McPixel may be little more than a combination of elements from two dissimilar genres, but this amalgamation makes up for a really entertaining experience nonetheless.
“Warning: it is highly recommended to take breaks while playing this game. Longer play sessions can damage your game and gameplay experience.” This is the phrase that welcomes you every time you launch McPixel, a bizarre title that combines elements from the point-and-click adventure genre with WarioWare’s style of gameplay. But what do you need to know before you start playing? There is a level, you have twenty seconds to beat it, there is a bomb and the main objective is to prevent it from exploding by clicking on objects or NPCs. Go!
Would you like a more thorough description? The game is divided into chapters and each chapter is divided into six stages. These 2D environments represent different minigames that need to be completed in twenty seconds or less. A level is considered beaten once McPixel, the game’s main protagonist and obvious parody of MacGyver, has found and defused a bomb. To do so, the player needs to interact with various objects and characters (by the way, the way in which McPixel interacts with people is by kicking them in the groin.)
Whether you win or fail, you move on to the next puzzle. Puzzles that have been beaten are removed from the cycle, but you continue playing the failed ones until you’ve beaten all of them. Each of the chapters has a hidden fourth round that can only be unlocked once all the gags in the chapter have been found. In addition, successfully completing three levels in a row grants access to a ludicrous bonus level. This is everything you need to know about McPixel. But while the premise of the game may appear quite simple, you’d be surprised how terribly engaging McPixel can become.
While the overall gameplay encourages you to replay the same levels over and over until you find the not-so-obvious solutions, the game is seldom repetitive, mainly because the levels last only a few seconds long. Nevertheless, sometimes you’ll need to rely on trial-and-error to proceed. Thankfully, the feeling of never knowing what’s going to happen next is both exhilarating and deeply engaging. Don’t get me wrong, there will be times when you’ll have no idea what you should be doing next, but once you’ve retried the same minigame a few times, the solution starts becoming clearer and clearer. How does the game reward your efforts? Mc Pixel will make you laugh… a lot.
While I don’t find the image of a pixelated character “dry-humping” a PlayStation 3 absolutely hilarious, the filthy and juvenile humor is so dumb, that it’ll make you chuckle quite often. It also helps that there are myriad references not only to video games, but also to films, books, TV series and popular culture in general. For instance, in one level you are fighting Sub-Zero from Mortal Kombat and on the following one you are riding a train with Mario, Batman and Darth Vader. In one level the Powerpuff Girls are fighting a gargantuan monster and in another one McPixel is passionately making out with Obama in the White House. The diverse puzzles give the impression that anything can happen, because so often does. And believe me when I tell you that most levels are absolutely and utterly absurd.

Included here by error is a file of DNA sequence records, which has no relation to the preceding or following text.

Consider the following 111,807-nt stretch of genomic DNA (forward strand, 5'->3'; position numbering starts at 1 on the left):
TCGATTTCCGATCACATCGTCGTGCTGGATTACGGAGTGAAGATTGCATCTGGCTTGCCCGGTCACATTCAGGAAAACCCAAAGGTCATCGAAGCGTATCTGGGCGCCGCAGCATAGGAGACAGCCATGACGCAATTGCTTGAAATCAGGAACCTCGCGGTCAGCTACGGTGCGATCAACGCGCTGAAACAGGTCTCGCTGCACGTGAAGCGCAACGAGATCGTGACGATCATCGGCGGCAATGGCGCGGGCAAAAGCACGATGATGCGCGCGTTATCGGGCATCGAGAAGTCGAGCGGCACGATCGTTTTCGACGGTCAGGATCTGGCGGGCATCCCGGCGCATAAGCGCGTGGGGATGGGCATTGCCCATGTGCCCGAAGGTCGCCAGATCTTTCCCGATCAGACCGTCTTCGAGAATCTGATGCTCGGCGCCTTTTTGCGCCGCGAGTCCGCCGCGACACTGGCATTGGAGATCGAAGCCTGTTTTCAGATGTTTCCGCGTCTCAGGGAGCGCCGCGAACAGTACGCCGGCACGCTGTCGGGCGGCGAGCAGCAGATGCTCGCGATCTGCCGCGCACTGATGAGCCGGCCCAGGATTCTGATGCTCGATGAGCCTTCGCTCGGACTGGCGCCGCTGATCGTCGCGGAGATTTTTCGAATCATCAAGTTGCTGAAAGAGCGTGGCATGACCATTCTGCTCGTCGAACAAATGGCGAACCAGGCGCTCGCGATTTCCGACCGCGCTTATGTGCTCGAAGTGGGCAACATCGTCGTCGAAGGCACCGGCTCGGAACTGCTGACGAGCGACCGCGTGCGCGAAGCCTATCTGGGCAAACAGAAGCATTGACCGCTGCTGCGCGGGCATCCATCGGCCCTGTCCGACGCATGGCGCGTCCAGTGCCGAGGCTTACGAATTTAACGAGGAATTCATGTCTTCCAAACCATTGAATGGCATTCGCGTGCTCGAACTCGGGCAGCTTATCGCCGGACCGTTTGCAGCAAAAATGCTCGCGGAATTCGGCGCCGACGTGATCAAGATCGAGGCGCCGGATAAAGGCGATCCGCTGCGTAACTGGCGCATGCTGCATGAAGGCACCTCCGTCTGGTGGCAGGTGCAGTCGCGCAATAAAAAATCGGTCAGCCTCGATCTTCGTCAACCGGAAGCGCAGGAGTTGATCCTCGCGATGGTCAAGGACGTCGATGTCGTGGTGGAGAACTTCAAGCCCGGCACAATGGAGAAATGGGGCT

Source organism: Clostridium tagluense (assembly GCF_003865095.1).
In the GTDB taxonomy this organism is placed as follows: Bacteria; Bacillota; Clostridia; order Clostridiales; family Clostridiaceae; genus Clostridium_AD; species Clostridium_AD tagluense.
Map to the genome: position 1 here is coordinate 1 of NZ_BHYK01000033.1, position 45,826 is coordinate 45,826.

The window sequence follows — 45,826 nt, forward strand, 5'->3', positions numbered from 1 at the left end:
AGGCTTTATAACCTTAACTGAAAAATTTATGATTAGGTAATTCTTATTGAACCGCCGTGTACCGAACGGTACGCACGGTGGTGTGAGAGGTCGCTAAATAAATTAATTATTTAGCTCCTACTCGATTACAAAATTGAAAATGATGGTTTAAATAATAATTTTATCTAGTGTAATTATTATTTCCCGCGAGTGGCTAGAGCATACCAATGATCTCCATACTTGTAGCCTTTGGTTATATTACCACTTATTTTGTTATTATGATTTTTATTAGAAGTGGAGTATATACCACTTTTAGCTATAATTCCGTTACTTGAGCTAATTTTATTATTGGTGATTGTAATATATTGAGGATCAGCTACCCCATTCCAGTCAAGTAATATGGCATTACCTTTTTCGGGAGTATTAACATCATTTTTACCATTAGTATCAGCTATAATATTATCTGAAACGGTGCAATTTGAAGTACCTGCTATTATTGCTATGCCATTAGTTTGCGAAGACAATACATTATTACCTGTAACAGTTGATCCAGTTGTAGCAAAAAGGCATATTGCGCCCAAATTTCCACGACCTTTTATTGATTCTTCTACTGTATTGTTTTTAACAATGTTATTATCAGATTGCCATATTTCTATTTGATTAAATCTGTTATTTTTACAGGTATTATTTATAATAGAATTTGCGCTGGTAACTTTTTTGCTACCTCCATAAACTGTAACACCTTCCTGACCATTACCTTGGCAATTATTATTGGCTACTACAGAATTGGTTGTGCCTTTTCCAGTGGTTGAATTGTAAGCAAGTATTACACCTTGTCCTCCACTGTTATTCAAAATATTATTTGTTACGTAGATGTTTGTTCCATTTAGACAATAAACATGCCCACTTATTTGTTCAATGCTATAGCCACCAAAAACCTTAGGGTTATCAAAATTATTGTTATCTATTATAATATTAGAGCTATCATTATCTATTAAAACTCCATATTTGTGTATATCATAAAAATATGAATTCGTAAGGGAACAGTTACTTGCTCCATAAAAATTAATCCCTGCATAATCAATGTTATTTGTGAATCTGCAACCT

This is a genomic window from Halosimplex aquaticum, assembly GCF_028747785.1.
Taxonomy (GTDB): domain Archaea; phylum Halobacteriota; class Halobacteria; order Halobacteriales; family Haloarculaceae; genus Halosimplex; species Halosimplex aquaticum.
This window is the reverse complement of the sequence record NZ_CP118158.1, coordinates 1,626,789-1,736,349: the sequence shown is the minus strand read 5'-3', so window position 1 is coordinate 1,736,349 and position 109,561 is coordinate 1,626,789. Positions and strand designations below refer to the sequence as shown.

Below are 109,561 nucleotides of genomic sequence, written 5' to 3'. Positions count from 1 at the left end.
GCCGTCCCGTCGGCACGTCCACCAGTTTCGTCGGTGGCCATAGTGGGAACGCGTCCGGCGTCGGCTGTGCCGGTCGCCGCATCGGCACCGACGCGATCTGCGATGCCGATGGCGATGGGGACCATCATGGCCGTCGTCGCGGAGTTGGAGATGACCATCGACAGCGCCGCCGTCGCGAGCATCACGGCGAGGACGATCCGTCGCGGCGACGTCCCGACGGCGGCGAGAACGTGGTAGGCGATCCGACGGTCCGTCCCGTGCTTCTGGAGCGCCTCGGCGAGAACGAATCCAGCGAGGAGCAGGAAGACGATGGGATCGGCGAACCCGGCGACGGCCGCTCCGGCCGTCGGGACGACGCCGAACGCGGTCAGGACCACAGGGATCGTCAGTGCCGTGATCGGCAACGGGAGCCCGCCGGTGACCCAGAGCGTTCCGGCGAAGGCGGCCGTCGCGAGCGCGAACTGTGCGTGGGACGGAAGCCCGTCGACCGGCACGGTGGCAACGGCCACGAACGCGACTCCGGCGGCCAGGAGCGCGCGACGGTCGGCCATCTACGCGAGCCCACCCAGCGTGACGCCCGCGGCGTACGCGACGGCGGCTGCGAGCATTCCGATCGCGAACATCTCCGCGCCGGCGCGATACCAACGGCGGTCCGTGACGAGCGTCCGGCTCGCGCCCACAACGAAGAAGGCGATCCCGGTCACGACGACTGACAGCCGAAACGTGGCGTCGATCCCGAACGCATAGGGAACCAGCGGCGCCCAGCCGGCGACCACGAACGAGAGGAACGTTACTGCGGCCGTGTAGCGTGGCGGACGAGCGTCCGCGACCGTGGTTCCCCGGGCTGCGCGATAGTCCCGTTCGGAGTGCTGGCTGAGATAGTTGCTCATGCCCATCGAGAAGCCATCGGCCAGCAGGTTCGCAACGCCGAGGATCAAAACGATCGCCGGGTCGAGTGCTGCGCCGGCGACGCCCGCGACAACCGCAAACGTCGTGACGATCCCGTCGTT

In addition to the main story mode (which is composed of four chapters) there are some bonus modes, including Endless Mode and extra levels in the form of Free DLC. The main mode is quite short (it should take you around three hours to complete it, depending on your style of play,) so the inclusion of these additional modes is more than welcome. But despite its brevity, I don’t think a longer experience would have resulted in a better game.
It’s worth noting that some chapters aren’t readily available and the only way to unlock them is by getting a gold medal on all the previous levels of the same chapter. The first time I attempted such task, I had no idea what I was supposed to do to get a hundred percent completion, but after reading a FAQ on the game’s official site, I realized that I needed to find all the gags in a given minigame. To be fair, this is explained early in the game, but since you spin through levels pell-mell, sometimes it’s easy to miss some explanations.
Completionists who take the time to obtain enough gold medals will unlock a few extras, including Create Mode, McPixel Fart Along and McPixel Social. As its name indicates, Create Mode allows you to create levels and submit them so that the developer can publish them. McPixel Fart Along is a very simple rhythm minigame in which you need to match the protagonist’s farts to make some silly melodies. Finally, Mc Pixel Social is an online lobby of sorts where you can chat with other players.
Something that I couldn’t avoid thinking while I was playing McPixel is that even though the PC version of the game is really well done, the short nature of the levels seems perfectly suitable for portable platforms. Therefore, some players will be glad to hear that iOS and Android versions are also available.
Another point that I think is worth bringing up is the fact that most levels allow you to perform one interaction only which can lead to some frustrating moments. Thankfully, the level cycle rotates quite fast, allowing you to have another opportunity at a particular puzzle in a few seconds.
McPixel may be little more than a combination of elements from two dissimilar genres, but this amalgamation makes up for a really entertaining experience nonetheless. It’s worth noting that there are some issues here and there: the juvenile humor may rub some people the wrong way, the breakneck action can get too hectic at times, the game is too short and some puzzles are harder than they should. In the end and despite these issues, McPixel is an experience you won’t find anywhere else.